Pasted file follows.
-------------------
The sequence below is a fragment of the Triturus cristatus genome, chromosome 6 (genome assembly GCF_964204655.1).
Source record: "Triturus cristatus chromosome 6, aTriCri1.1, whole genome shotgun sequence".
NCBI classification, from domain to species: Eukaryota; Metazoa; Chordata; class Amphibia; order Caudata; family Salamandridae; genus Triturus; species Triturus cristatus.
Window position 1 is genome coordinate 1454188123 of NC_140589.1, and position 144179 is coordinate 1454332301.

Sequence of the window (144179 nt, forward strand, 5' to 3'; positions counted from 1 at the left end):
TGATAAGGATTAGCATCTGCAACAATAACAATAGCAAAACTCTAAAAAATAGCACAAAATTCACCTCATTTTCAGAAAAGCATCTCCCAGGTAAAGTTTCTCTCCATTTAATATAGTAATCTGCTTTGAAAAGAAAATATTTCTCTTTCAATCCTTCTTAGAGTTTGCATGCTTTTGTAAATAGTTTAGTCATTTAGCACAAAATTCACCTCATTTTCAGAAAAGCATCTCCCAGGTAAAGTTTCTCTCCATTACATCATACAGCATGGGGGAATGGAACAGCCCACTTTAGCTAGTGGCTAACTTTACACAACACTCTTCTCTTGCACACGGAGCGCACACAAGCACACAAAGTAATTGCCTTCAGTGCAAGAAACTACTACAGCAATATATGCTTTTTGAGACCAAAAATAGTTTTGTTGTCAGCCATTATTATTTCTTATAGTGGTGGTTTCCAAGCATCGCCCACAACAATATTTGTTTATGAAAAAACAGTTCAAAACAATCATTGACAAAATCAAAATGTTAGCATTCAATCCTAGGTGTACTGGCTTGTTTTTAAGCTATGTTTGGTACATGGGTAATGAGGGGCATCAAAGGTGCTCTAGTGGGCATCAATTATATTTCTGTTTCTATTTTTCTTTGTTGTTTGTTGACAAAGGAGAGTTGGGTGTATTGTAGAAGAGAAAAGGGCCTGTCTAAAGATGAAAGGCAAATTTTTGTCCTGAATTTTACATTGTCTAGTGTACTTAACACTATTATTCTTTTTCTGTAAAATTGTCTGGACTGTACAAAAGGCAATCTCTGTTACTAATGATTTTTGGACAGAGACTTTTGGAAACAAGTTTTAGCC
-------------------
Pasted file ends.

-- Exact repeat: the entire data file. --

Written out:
The sequence below is a fragment of the Triturus cristatus genome, chromosome 6 (genome assembly GCF_964204655.1).
Source record: "Triturus cristatus chromosome 6, aTriCri1.1, whole genome shotgun sequence".
NCBI classification, from domain to species: Eukaryota; Metazoa; Chordata; class Amphibia; order Caudata; family Salamandridae; genus Triturus; species Triturus cristatus.
Window position 1 is genome coordinate 1454188123 of NC_140589.1, and position 144179 is coordinate 1454332301.

Sequence of the window (144179 nt, forward strand, 5' to 3'; positions counted from 1 at the left end):
TGATAAGGATTAGCATCTGCAACAATAACAATAGCAAAACTCTAAAAAATAGCACAAAATTCACCTCATTTTCAGAAAAGCATCTCCCAGGTAAAGTTTCTCTCCATTTAATATAGTAATCTGCTTTGAAAAGAAAATATTTCTCTTTCAATCCTTCTTAGAGTTTGCATGCTTTTGTAAATAGTTTAGTCATTTAGCACAAAATTCACCTCATTTTCAGAAAAGCATCTCCCAGGTAAAGTTTCTCTCCATTACATCATACAGCATGGGGGAATGGAACAGCCCACTTTAGCTAGTGGCTAACTTTACACAACACTCTTCTCTTGCACACGGAGCGCACACAAGCACACAAAGTAATTGCCTTCAGTGCAAGAAACTACTACAGCAATATATGCTTTTTGAGACCAAAAATAGTTTTGTTGTCAGCCATTATTATTTCTTATAGTGGTGGTTTCCAAGCATCGCCCACAACAATATTTGTTTATGAAAAAACAGTTCAAAACAATCATTGACAAAATCAAAATGTTAGCATTCAATCCTAGGTGTACTGGCTTGTTTTTAAGCTATGTTTGGTACATGGGTAATGAGGGGCATCAAAGGTGCTCTAGTGGGCATCAATTATATTTCTGTTTCTATTTTTCTTTGTTGTTTGTTGACAAAGGAGAGTTGGGTGTATTGTAGAAGAGAAAAGGGCCTGTCTAAAGATGAAAGGCAAATTTTTGTCCTGAATTTTACATTGTCTAGTGTACTTAACACTATTATTCTTTTTCTGTAAAATTGTCTGGACTGTACAAAAGGCAATCTCTGTTACTAATGATTTTTGGACAGAGACTTTTGGAAACAAGTTTTAGCC